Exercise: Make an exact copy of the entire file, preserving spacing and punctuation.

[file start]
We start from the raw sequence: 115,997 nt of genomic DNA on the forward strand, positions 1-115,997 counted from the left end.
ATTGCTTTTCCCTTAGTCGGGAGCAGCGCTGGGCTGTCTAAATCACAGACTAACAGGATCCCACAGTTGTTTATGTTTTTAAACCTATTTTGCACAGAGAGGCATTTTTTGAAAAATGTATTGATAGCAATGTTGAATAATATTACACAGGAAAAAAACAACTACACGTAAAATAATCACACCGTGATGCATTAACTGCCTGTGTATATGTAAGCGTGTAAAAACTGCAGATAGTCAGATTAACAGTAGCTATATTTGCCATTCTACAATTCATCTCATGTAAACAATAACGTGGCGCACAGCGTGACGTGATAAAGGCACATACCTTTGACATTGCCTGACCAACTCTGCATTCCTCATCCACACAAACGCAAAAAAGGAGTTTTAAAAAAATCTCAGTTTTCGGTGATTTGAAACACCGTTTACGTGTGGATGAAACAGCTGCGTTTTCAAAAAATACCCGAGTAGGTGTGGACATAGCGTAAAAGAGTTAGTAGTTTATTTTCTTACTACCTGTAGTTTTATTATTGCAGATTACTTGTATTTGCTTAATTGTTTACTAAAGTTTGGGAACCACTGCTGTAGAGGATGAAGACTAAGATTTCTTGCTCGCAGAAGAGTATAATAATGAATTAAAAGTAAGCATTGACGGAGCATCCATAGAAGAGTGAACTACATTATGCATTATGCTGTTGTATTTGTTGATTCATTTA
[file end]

We start from the raw sequence: 115,997 nt of genomic DNA on the forward strand, positions 1-115,997 counted from the left end.
ATTGCTTTTCCCTTAGTCGGGAGCAGCGCTGGGCTGTCTAAATCACAGACTAACAGGATCCCACAGTTGTTTATGTTTTTAAACCTATTTTGCACAGAGAGGCATTTTTTGAAAAATGTATTGATAGCAATGTTGAATAATATTACACAGGAAAAAAACAACTACACGTAAAATAATCACACCGTGATGCATTAACTGCCTGTGTATATGTAAGCGTGTAAAAACTGCAGATAGTCAGATTAACAGTAGCTATATTTGCCATTCTACAATTCATCTCATGTAAACAATAACGTGGCGCACAGCGTGACGTGATAAAGGCACATACCTTTGACATTGCCTGACCAACTCTGCATTCCTCATCCACACAAACGCAAAAAAGGAGTTTTAAAAAAATCTCAGTTTTCGGTGATTTGAAACACCGTTTACGTGTGGATGAAACAGCTGCGTTTTCAAAAAATACCCGAGTAGGTGTGGACATAGCGTAAAAGAGTTAGTAGTTTATTTTCTTACTACCTGTAGTTTTATTATTGCAGATTACTTGTATTTGCTTAATTGTTTACTAAAGTTTGGGAACCACTGCTGTAGAGGATGAAGACTAAGATTTCTTGCTCGCAGAAGAGTATAATAATGAATTAAAAGTAAGCATTGACGGAGCATCCATAGAAGAGTGAACTACATTATGCATTATGCTGTTGTATTTGTTGATTCATTTA